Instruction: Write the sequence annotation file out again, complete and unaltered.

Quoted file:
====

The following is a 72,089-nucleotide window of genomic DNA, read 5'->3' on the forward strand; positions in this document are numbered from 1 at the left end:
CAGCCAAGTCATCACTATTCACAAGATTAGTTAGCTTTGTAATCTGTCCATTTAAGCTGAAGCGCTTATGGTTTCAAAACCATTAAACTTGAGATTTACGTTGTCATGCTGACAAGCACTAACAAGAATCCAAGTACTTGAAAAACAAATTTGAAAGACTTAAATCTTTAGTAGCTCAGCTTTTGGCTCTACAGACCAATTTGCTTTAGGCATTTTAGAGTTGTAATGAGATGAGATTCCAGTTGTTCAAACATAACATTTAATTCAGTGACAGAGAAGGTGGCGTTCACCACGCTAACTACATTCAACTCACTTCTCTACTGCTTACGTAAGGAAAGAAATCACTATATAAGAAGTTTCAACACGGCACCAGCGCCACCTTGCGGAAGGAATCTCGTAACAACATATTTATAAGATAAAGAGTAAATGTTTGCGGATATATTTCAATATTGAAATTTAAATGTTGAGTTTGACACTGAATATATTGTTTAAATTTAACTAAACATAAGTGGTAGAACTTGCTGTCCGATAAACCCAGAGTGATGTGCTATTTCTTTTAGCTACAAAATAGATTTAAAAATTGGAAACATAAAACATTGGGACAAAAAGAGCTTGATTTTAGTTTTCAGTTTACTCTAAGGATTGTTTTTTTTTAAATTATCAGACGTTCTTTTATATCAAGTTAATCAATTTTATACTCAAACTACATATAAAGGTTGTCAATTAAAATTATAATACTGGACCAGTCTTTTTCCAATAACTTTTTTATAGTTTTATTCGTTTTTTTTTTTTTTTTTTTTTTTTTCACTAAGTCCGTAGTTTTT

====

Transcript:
The following is a 72,089-nucleotide window of genomic DNA, read 5'->3' on the forward strand; positions in this document are numbered from 1 at the left end:
CAGCCAAGTCATCACTATTCACAAGATTAGTTAGCTTTGTAATCTGTCCATTTAAGCTGAAGCGCTTATGGTTTCAAAACCATTAAACTTGAGATTTACGTTGTCATGCTGACAAGCACTAACAAGAATCCAAGTACTTGAAAAACAAATTTGAAAGACTTAAATCTTTAGTAGCTCAGCTTTTGGCTCTACAGACCAATTTGCTTTAGGCATTTTAGAGTTGTAATGAGATGAGATTCCAGTTGTTCAAACATAACATTTAATTCAGTGACAGAGAAGGTGGCGTTCACCACGCTAACTACATTCAACTCACTTCTCTACTGCTTACGTAAGGAAAGAAATCACTATATAAGAAGTTTCAACACGGCACCAGCGCCACCTTGCGGAAGGAATCTCGTAACAACATATTTATAAGATAAAGAGTAAATGTTTGCGGATATATTTCAATATTGAAATTTAAATGTTGAGTTTGACACTGAATATATTGTTTAAATTTAACTAAACATAAGTGGTAGAACTTGCTGTCCGATAAACCCAGAGTGATGTGCTATTTCTTTTAGCTACAAAATAGATTTAAAAATTGGAAACATAAAACATTGGGACAAAAAGAGCTTGATTTTAGTTTTCAGTTTACTCTAAGGATTGTTTTTTTTTAAATTATCAGACGTTCTTTTATATCAAGTTAATCAATTTTATACTCAAACTACATATAAAGGTTGTCAATTAAAATTATAATACTGGACCAGTCTTTTTCCAATAACTTTTTTATAGTTTTATTCGTTTTTTTTTTTTTTTTTTTTTTTTTCACTAAGTCCGTAGTTTTT